Salesforce is known for continually updating its products, launching new features and versions throughout a given year. So it makes sense that three moths after launching the company’s foray into social collaboration, Chatter, to the public, Salesforce is already releasing a new version. Today, Salesforce is launching Chatter 2, what it calls the “next generation of social collaboration… → Read More
Editor’s note: This guest post is written by Marc Benioff, chairman and CEO of salesforce.com. In it, he responds to critics of his last guest post arguing that enterprise software should be more like Facebook.
Two weeks ago on TechCrunch I posted “The Facebook Imperative,” which posed a simple question, “Why isn’t all enterprise software like Facebook?” It was the next iteration of the question I asked in 1999 that spawned salesforce.com, “Why isn’t all enterprise software like Amazon.com.” If you have read my book, Behind The Cloud, you are well aware how that one question launched a… → Read More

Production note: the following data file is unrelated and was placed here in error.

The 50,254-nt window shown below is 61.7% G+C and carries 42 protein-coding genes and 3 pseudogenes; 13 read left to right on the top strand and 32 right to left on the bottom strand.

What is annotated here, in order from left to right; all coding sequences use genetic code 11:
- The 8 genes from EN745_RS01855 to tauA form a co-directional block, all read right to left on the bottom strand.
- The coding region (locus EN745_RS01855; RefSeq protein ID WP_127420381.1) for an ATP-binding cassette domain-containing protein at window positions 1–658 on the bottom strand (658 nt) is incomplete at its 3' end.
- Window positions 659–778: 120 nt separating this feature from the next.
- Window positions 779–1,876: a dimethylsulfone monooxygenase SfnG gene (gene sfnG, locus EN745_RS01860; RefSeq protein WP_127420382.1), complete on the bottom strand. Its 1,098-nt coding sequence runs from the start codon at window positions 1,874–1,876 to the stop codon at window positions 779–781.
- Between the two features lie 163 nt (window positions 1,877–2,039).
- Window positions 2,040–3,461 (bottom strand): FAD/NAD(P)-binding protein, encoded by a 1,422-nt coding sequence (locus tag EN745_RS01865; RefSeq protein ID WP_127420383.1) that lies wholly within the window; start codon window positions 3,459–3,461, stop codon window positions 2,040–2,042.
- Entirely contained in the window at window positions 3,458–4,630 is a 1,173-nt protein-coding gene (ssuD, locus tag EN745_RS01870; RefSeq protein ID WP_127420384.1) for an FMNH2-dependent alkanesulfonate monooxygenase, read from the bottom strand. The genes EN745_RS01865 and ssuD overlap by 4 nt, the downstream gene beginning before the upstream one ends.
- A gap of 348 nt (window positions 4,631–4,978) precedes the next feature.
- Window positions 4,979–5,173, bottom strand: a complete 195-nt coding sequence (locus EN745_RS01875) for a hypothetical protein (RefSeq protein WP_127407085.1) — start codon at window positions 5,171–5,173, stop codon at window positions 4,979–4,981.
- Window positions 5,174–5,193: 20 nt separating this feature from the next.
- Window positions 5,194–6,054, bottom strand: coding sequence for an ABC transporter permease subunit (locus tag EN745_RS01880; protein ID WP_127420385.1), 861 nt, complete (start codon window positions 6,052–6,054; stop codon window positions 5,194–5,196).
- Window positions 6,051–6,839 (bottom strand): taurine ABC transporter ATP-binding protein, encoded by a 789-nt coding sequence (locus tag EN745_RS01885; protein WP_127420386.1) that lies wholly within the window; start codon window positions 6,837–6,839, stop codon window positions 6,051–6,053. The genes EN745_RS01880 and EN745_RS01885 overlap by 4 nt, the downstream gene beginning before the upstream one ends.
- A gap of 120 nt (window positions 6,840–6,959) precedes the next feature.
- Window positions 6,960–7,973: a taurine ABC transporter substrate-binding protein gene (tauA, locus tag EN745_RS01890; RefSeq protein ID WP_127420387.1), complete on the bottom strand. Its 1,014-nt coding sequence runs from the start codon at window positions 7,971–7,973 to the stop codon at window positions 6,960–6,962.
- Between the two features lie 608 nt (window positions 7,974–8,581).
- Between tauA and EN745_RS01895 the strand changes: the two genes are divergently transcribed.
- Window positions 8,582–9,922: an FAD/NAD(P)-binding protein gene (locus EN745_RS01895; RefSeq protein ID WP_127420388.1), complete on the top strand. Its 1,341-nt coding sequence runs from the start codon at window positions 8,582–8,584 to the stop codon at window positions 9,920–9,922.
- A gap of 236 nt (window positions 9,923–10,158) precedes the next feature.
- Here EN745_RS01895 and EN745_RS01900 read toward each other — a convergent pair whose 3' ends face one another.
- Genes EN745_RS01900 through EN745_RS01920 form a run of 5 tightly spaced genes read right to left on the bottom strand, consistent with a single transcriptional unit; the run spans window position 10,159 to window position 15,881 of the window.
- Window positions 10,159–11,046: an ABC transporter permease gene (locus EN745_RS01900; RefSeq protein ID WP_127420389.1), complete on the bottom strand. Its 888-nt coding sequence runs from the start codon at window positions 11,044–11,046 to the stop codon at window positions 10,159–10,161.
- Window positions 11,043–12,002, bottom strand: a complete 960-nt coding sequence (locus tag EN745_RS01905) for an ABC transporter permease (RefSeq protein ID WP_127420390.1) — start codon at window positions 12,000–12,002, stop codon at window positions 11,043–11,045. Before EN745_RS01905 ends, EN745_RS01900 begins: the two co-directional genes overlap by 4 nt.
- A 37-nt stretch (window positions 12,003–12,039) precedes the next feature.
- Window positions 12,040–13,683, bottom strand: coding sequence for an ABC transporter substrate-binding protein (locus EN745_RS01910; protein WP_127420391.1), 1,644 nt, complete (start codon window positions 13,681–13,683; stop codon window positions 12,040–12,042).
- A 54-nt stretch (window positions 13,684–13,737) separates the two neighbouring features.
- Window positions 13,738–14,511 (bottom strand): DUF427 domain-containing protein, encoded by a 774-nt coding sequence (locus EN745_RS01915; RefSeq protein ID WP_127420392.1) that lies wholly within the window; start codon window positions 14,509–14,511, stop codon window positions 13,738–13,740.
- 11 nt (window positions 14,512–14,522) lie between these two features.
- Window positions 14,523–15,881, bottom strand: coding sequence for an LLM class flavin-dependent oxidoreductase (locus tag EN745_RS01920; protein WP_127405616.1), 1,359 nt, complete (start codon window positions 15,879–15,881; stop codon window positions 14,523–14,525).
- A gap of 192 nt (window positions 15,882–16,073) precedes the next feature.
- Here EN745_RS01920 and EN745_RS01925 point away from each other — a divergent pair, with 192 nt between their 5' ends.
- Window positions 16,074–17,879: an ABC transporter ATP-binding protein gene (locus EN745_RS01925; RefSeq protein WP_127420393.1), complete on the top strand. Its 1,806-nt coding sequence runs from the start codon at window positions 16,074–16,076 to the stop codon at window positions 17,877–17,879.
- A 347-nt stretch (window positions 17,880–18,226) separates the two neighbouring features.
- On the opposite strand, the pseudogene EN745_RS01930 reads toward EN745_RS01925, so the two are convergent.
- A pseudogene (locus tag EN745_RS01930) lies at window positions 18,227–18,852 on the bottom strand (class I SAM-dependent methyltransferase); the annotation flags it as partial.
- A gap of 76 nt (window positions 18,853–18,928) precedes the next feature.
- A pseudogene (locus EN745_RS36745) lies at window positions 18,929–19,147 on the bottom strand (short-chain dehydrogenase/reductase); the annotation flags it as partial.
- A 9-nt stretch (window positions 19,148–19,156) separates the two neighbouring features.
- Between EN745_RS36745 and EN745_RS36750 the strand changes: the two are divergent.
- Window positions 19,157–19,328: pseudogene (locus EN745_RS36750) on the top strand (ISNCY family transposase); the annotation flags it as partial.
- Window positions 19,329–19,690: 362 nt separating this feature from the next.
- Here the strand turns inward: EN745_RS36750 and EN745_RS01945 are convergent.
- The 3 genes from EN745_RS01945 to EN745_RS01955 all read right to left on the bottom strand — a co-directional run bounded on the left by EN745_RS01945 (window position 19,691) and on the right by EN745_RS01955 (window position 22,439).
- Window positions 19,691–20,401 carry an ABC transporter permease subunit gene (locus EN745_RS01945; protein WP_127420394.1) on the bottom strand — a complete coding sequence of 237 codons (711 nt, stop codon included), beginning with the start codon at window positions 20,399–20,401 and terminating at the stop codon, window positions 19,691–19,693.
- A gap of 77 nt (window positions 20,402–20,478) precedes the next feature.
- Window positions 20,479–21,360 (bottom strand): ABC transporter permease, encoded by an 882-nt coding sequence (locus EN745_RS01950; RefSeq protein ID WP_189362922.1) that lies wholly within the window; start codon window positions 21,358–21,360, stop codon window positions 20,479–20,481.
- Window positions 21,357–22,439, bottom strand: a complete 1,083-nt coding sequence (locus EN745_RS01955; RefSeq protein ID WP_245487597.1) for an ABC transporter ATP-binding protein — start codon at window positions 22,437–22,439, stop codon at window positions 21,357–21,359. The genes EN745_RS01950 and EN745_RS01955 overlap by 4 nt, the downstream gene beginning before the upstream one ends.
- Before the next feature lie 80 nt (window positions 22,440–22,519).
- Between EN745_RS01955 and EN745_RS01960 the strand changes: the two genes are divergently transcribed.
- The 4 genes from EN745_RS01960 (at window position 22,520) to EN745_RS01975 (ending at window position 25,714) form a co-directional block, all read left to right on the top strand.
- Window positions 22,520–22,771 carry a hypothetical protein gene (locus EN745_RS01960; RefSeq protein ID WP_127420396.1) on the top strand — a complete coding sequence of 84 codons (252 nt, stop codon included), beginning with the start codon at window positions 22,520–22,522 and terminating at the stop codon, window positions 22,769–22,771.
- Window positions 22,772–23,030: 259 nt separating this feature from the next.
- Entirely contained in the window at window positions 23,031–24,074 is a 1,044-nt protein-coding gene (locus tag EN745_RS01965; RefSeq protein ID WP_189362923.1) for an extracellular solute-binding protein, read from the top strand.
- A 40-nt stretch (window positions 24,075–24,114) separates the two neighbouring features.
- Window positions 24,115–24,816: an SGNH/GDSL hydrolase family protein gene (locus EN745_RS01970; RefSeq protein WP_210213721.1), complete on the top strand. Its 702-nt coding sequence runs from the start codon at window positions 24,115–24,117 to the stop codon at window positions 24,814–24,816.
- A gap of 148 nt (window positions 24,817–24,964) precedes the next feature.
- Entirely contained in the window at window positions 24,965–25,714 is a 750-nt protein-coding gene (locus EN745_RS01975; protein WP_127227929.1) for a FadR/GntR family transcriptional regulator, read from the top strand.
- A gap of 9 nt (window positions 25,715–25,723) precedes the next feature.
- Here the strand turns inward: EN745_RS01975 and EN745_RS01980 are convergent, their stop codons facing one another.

Salesforce’s enterprise friendly social collaboration platform Chatter was announced at last year’s November Realtime CrunchUp with much fanfare. To many, there is no doubt that Chatter will have a lasting impact on the enterprise and cloud computing. Following Salesforce’s debut of Chatter, over 67,000 Salesforce customers requested to be private beta testers of the realtime collaboration… → Read More
Marc Benioff commented on Facebook about Erick Schonfeld’s list of important technologies of the coming year, pleased that Erick thought Salesforce Chatter was going to be a big deal. I agree: Chatter is likely to become a key differentiator in the contest for momentum in cloud computing. Up until now, Twitter and Facebook have had the game all to themselves, with Google content to… → Read More
Ever since FriendFeed was sold to Facebook, we’ve been told over and over again that the company and its community were toast. And as if to underline the fact, FriendFeed’s access to the Twitter firehose was terminated and vaguely replaced with a slow version that is currently delivering Twitter posts between 20 minutes and two hours after their appearance on Twitter. At the Realtime CrunchUp… → Read More